About this Research Topic
For billions of years, since our first ancestors appeared, natural environmental conditions have been a driving force in the evolution of life in our planet. Adaptive mechanisms shown by successful unicellular or multicellular organisms in extreme environments, are essential to their survival and reproduction. Natural conditions, such as high-altitude, high gravity, cold, heat, saline, oligotrophic, and others, are examples of stressful factors than challenge the physical and chemical limits at which life can persevere. Among higher organisms, physiological modifications such as cardiorespiratory adjustments for oxygen homeostasis are adaptive strategies allowing humans to work and live at high-altitude. Along with this, some human activities are performed in severe environmental conditions, such as diving, races during extreme heat and cold, among others, which demonstrate the human capacity to push their limits to able to respond and adapt to conditions where human life would be a great challenge. Also, other adaptive responses relative to the photosynthetic process have been reported in plants from drylands. In microorganisms inhabiting extreme environments such as hot and cold deserts, extensive research has been reported in both diversity and abundance as well as metabolic pathways, gene products and bioactive evaluation of promising biomolecules. In fact, receptor overexpression, second messengers and/or secondary metabolites are some examples relative to adaptive processes promoted by one or more extreme environmental conditions, which could even be used in biomedicine, demonstrating the translational potential to human physiology.
Today, despite technological advances, the adaptation to extreme environments continues being a challenge to research on cellular and molecular biology, biotechnology, microbiology, and physiology. Indeed, one example is habitability at high-altitude with low temperatures and high UV irradiation that are colonized by psychrophilic organisms (mainly bacteria and archaea), which has been adapted to growth in a wide temperature range (-15°C to 20°C) and under hypobaric conditions. Also, research on the effects and adaptation to intensive mining activity in high altitude regions (e.g., Australia, Russia, Brazil, and Chile) is increasingly investigated. Thus, research in inhospitable environments, apparently devoid of life forms, has shown the resilience of life in our planet.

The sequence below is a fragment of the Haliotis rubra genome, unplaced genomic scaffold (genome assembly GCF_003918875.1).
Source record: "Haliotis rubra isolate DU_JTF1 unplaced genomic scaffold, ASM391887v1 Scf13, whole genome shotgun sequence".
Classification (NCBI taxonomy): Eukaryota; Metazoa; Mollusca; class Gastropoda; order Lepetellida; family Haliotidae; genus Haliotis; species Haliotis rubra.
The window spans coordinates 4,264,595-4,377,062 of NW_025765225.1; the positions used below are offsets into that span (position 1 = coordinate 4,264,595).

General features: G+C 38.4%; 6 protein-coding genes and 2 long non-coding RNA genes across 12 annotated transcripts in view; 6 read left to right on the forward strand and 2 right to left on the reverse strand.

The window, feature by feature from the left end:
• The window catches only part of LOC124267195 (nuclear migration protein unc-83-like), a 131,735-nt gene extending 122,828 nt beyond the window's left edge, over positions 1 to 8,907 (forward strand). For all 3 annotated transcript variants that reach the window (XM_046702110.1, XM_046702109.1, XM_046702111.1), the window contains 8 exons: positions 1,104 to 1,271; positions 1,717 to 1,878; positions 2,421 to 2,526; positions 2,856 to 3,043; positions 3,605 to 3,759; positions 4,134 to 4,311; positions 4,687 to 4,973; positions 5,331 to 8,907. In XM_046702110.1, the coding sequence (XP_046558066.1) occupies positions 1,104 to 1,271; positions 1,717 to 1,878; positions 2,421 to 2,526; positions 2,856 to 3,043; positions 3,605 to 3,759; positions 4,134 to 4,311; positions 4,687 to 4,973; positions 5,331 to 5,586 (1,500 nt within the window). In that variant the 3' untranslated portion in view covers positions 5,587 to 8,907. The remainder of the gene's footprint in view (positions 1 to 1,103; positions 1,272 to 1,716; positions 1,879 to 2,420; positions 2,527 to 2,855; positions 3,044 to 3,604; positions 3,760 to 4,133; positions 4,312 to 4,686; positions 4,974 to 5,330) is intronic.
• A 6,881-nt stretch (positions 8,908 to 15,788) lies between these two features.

We welcome the submission of manuscripts to this new Frontiers Research Topic as original research, reviews, minireviews, opinions and hypotheses on the following subjects: physiology, microbiology, reproduction, and molecular biology of unicellular and multicellular organisms living at the physical and chemical limits of life. This Research Topic will be focused on cellular and molecular biology and physiological adaptive mechanisms at the cell level but also at tissue and organ levels. The current then, this new Research Topic, will emphasize the adaptive strategies to in environmental conditions of involving humans, animals, cell models and microorganisms, with special consideration in physiological and cellular adaptive mechanisms at cellular/tissue/organ level.
Keywords: extreme environments, human physiology, animal physiology, adaptive responses, extremotolerant microbes
Important Note: All contributions to this Research Topic must be within the scope of the section and journal to which they are submitted, as defined in their mission statements. Frontiers reserves the right to guide an out-of-scope manuscript to a more suitable section or journal at any stage of peer review.